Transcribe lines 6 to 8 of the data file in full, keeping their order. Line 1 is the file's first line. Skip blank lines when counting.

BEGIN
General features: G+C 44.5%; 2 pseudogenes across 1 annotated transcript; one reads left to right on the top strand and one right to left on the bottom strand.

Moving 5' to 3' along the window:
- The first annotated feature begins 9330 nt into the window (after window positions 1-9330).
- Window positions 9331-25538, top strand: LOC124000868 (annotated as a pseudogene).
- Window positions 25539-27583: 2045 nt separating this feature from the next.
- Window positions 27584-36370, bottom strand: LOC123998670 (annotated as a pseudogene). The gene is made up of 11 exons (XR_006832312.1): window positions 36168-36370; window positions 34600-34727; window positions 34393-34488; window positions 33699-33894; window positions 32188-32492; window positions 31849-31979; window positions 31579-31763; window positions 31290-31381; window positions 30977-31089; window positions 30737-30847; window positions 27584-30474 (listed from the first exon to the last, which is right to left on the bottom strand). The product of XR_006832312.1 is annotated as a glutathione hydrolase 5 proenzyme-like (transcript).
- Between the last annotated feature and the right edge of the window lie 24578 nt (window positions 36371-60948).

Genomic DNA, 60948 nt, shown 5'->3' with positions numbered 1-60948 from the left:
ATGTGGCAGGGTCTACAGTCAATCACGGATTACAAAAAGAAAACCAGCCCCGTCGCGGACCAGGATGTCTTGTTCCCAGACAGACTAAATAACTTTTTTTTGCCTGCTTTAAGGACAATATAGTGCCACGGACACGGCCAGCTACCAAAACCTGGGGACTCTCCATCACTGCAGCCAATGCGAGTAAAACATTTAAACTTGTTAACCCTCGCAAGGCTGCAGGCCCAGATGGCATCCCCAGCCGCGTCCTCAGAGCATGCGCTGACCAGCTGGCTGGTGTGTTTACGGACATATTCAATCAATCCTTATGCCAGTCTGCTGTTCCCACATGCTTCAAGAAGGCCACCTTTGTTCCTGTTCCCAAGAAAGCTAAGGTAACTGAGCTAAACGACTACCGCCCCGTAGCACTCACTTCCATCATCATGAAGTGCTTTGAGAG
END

- Window positions 27584-36370, bottom strand: LOC123998670 (annotated as a pseudogene). The gene is made up of 11 exons (XR_006832312.1): window positions 36168-36370; window positions 34600-34727; window positions 34393-34488; window positions 33699-33894; window positions 32188-32492; window positions 31849-31979; window positions 31579-31763; window positions 31290-31381; window positions 30977-31089; window positions 30737-30847; window positions 27584-30474 (listed from the first exon to the last, which is right to left on the bottom strand). The product of XR_006832312.1 is annotated as a glutathione hydrolase 5 proenzyme-like (transcript).
- Between the last annotated feature and the right edge of the window lie 24578 nt (window positions 36371-60948).

Genomic DNA, 60948 nt, shown 5'->3' with positions numbered 1-60948 from the left: